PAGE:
2nd President’s Page of Cornelis van de Velde, April 2012
As president of ECCO - the European CanCer Organisation, I believe that the best possible outcomes for both patients and oncology professionals, now and into the future, call for a comprehensive multidisciplinary approach. ECCO is the only multidisciplinary and multi-professional organisation that connects and responds to all oncology stakeholders Europe-wide.
Every cancer patient deserves the best
ECCO places the multidisciplinary approach at the heart of its mission because it represents current best practice and acts as a solid basis for future progress in cancer research, treatment, advocacy and care. Ultimately, multidisciplinarity helps to ensure that all patients get timely access to expert advice, treatment and care from relevant professionals with specialist knowledge and skills, alongside continuity of care, which includes providing adequate information and support.
As the management of cancer treatment becomes more complex, there is increasing recognition that placing the patient at the heart of our efforts and discussions is not enough - patients should have both a voice and a role in the process also. This is what we are working towards at ECCO, together with our society members; ensuring that all patients - irrespective of tumour type - receive the best treatment and care.
A major step towards achieving this in breast cancer was made at the recent 8th European Breast Cancer Conference (EBCC-8). This series of conferences not only includes the patient advocacy group EUROPA DONNA as one of its organisers, it now includes patients themselves through the innovative ‘Patient Day’. This event provided a unique opportunity for patients to have real-time access to decision-makers and clinical and oncology professionals involved in the advocacy, diagnosis, treatment and management of this disease.
Moreover, the recognised multidisciplinary setting of the biennial European Cancer Congress, which will take place in Amsterdam next year, is truly unique, featuring a strong balance of representation of all cancer stakeholders. It provides the ideal surroundings for all participants, including patients, to leverage knowledge, promote education and build awareness about oncology - to work toward ensuring that every patient does indeed receive the best.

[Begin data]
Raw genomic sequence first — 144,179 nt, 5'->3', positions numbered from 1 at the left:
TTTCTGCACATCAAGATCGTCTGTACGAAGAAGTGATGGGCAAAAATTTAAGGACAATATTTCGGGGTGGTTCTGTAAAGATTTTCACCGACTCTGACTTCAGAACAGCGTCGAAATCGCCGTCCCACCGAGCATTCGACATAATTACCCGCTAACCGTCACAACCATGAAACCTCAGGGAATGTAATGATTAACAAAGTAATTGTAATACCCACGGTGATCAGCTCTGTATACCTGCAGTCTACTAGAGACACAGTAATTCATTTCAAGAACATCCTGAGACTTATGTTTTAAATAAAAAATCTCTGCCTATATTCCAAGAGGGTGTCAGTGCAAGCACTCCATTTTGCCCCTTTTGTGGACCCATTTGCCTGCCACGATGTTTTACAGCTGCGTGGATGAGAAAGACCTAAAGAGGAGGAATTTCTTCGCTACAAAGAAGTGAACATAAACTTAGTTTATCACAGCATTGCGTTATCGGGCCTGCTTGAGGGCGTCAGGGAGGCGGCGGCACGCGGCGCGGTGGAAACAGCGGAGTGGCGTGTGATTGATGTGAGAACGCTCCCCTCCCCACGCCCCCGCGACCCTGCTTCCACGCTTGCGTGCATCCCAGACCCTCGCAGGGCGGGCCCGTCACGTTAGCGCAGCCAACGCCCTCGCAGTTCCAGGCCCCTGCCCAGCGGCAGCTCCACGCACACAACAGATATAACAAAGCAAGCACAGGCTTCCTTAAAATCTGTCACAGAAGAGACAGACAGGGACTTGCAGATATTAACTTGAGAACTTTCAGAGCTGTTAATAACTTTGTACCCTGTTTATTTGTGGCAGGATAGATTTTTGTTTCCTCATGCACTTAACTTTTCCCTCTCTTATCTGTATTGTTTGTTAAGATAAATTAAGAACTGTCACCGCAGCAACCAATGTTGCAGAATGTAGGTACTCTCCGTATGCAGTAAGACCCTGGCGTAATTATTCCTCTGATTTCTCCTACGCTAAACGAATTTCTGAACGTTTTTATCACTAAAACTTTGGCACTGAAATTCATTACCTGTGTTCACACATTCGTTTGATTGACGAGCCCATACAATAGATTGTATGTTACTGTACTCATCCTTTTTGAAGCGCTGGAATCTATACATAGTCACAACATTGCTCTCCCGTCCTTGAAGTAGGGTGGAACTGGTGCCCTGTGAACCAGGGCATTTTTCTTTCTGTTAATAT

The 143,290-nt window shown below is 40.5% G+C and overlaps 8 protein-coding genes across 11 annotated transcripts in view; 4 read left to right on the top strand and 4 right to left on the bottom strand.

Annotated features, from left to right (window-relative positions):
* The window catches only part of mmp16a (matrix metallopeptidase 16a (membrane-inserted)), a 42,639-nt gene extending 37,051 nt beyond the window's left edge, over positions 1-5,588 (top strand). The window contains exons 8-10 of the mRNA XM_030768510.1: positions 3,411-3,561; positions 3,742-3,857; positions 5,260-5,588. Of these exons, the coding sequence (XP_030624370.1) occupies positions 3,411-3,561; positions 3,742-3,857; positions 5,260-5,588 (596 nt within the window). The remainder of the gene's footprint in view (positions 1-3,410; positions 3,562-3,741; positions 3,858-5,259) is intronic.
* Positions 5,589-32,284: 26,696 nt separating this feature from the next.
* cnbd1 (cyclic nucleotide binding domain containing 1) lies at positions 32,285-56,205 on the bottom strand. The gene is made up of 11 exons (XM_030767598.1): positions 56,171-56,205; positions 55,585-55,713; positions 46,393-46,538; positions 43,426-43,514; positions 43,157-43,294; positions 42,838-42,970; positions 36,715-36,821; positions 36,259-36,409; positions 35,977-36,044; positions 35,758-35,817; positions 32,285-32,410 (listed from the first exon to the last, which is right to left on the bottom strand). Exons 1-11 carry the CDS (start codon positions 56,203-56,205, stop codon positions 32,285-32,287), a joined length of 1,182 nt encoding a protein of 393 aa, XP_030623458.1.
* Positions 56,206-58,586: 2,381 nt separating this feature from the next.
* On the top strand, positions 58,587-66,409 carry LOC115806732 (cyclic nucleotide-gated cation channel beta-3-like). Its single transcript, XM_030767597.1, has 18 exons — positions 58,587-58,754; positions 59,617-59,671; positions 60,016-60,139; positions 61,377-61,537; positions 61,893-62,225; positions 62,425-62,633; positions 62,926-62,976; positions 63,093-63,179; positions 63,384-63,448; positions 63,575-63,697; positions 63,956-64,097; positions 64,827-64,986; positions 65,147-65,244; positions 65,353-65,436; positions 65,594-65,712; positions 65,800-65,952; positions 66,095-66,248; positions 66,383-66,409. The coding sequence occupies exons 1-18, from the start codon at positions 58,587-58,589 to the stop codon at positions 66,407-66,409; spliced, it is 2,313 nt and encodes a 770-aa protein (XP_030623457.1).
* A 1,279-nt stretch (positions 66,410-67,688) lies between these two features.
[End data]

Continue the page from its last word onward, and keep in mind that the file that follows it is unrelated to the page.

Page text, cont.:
Progress towards securing the future of research in Europe
ECCO is a founding member of the Alliance for Biomedical Research in Europe (BioMed Alliance). This is a unique consortium of 20 European biomedical research societies representing approximately 250,000 biomedical researchers.
As I outlined in my last president’s page, the Alliance has called for a bottom-up, scientific-led solution aiming to improve the coordination of health research innovation across all biomedical disciplines through the European Council for Health Research (EuCHR). A strategic approach, led by scientific excellence spanning all fields of health, must be taken to address current fragmentation, increase innovation and ensure that the top research results taking place in Europe reach its citizens. This call for action comes at a unique time, when the next EU research framework programme Horizon 2020 is being discussed by EU decision-makers.
Oncology is well represented in the EuCHR Core Working Group, a collection of eminent experts from several health disciplines that can help to ensure scientific excellence governs this body.
To better guarantee a unified voice from the European biomedical community, ECCO and other Alliance member societies have had the opportunity to provide input into a draft ‘Concept Paper’ and scientific case studies outlining the clear need for an EuCHR.
This is an essential step; by joining together with other major biomedical research disciplines, we can ensure the scientific community has a voice on the future of research in Europe. We can also help to safeguard Europe’s competitiveness in biomedical research, and create a healthier Europe for our citizens.
Diabetes and Cancer Research
There is a growing recognition of links between type 2 diabetes, diabetes treatments and the risk of several cancer types. Up to 15 percent of the European adult population is affected by diabetes, so these associations are extremely relevant to clinical oncology practice. However, the quantifications of these associations are complex. The interpretation of the pharmaco-epidemiology faces numerous pitfalls and biases. Both ECCO and the European Association for the Study of Diabetes (EASD) have embraced these challenges and have backed an international group of investigators, the Diabetes and Cancer Research Consortium (DCRC). This group was set up to address the complex pharmaco-epidemiology related to this topic, and to share data and methodologies to arrive at robust answers, which will better inform health professionals and patients alike.
The 3rd DCRC workshop, held in February this year, was attended by 27 invited investigators from Europe and North America, representing a range of disciplines. The consortium has written two framework papers accepted for publication in the journal Diabetologia later in 2012. This February workshop further developed this achievement, establishing key principles to address biases common to many analyses in this research field, such as detection time bias. A set of practical algorithms to capture data from multiple datasets to undertake future joint analyses was also established. The DCRC plans to submit its findings and updates to EASD conferences and the European Cancer Congress, in the coming years, strengthening our knowledge in oncology also.
Cornelis van de Velde
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